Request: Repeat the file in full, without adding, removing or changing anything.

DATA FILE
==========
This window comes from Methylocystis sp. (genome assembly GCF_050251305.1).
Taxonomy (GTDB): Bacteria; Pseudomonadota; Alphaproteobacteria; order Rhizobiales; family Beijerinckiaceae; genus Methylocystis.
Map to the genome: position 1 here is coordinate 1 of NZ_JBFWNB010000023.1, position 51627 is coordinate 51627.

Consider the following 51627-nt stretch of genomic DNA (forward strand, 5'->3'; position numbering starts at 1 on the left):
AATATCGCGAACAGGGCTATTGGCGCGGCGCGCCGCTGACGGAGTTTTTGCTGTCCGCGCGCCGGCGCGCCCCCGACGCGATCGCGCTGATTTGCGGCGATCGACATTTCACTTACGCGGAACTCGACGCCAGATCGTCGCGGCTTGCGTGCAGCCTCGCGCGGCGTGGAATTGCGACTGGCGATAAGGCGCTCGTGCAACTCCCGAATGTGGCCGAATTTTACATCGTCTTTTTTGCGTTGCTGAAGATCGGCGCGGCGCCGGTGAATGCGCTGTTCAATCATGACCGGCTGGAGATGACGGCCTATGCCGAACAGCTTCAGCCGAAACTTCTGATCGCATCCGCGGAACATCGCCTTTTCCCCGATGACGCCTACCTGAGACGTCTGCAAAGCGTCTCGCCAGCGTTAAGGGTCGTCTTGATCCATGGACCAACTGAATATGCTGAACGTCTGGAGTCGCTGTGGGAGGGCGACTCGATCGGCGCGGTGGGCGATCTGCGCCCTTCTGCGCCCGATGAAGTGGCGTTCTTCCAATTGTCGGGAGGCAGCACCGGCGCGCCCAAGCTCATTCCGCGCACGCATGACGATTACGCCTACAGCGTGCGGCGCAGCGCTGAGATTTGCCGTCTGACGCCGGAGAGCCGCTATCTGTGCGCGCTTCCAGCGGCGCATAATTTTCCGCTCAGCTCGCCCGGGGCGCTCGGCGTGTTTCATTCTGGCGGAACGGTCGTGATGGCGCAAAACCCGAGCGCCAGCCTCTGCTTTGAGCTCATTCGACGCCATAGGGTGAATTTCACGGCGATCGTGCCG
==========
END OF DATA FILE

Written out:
This window comes from Methylocystis sp. (genome assembly GCF_050251305.1).
Taxonomy (GTDB): Bacteria; Pseudomonadota; Alphaproteobacteria; order Rhizobiales; family Beijerinckiaceae; genus Methylocystis.
Map to the genome: position 1 here is coordinate 1 of NZ_JBFWNB010000023.1, position 51627 is coordinate 51627.

Consider the following 51627-nt stretch of genomic DNA (forward strand, 5'->3'; position numbering starts at 1 on the left):
AATATCGCGAACAGGGCTATTGGCGCGGCGCGCCGCTGACGGAGTTTTTGCTGTCCGCGCGCCGGCGCGCCCCCGACGCGATCGCGCTGATTTGCGGCGATCGACATTTCACTTACGCGGAACTCGACGCCAGATCGTCGCGGCTTGCGTGCAGCCTCGCGCGGCGTGGAATTGCGACTGGCGATAAGGCGCTCGTGCAACTCCCGAATGTGGCCGAATTTTACATCGTCTTTTTTGCGTTGCTGAAGATCGGCGCGGCGCCGGTGAATGCGCTGTTCAATCATGACCGGCTGGAGATGACGGCCTATGCCGAACAGCTTCAGCCGAAACTTCTGATCGCATCCGCGGAACATCGCCTTTTCCCCGATGACGCCTACCTGAGACGTCTGCAAAGCGTCTCGCCAGCGTTAAGGGTCGTCTTGATCCATGGACCAACTGAATATGCTGAACGTCTGGAGTCGCTGTGGGAGGGCGACTCGATCGGCGCGGTGGGCGATCTGCGCCCTTCTGCGCCCGATGAAGTGGCGTTCTTCCAATTGTCGGGAGGCAGCACCGGCGCGCCCAAGCTCATTCCGCGCACGCATGACGATTACGCCTACAGCGTGCGGCGCAGCGCTGAGATTTGCCGTCTGACGCCGGAGAGCCGCTATCTGTGCGCGCTTCCAGCGGCGCATAATTTTCCGCTCAGCTCGCCCGGGGCGCTCGGCGTGTTTCATTCTGGCGGAACGGTCGTGATGGCGCAAAACCCGAGCGCCAGCCTCTGCTTTGAGCTCATTCGACGCCATAGGGTGAATTTCACGGCGATCGTGCCG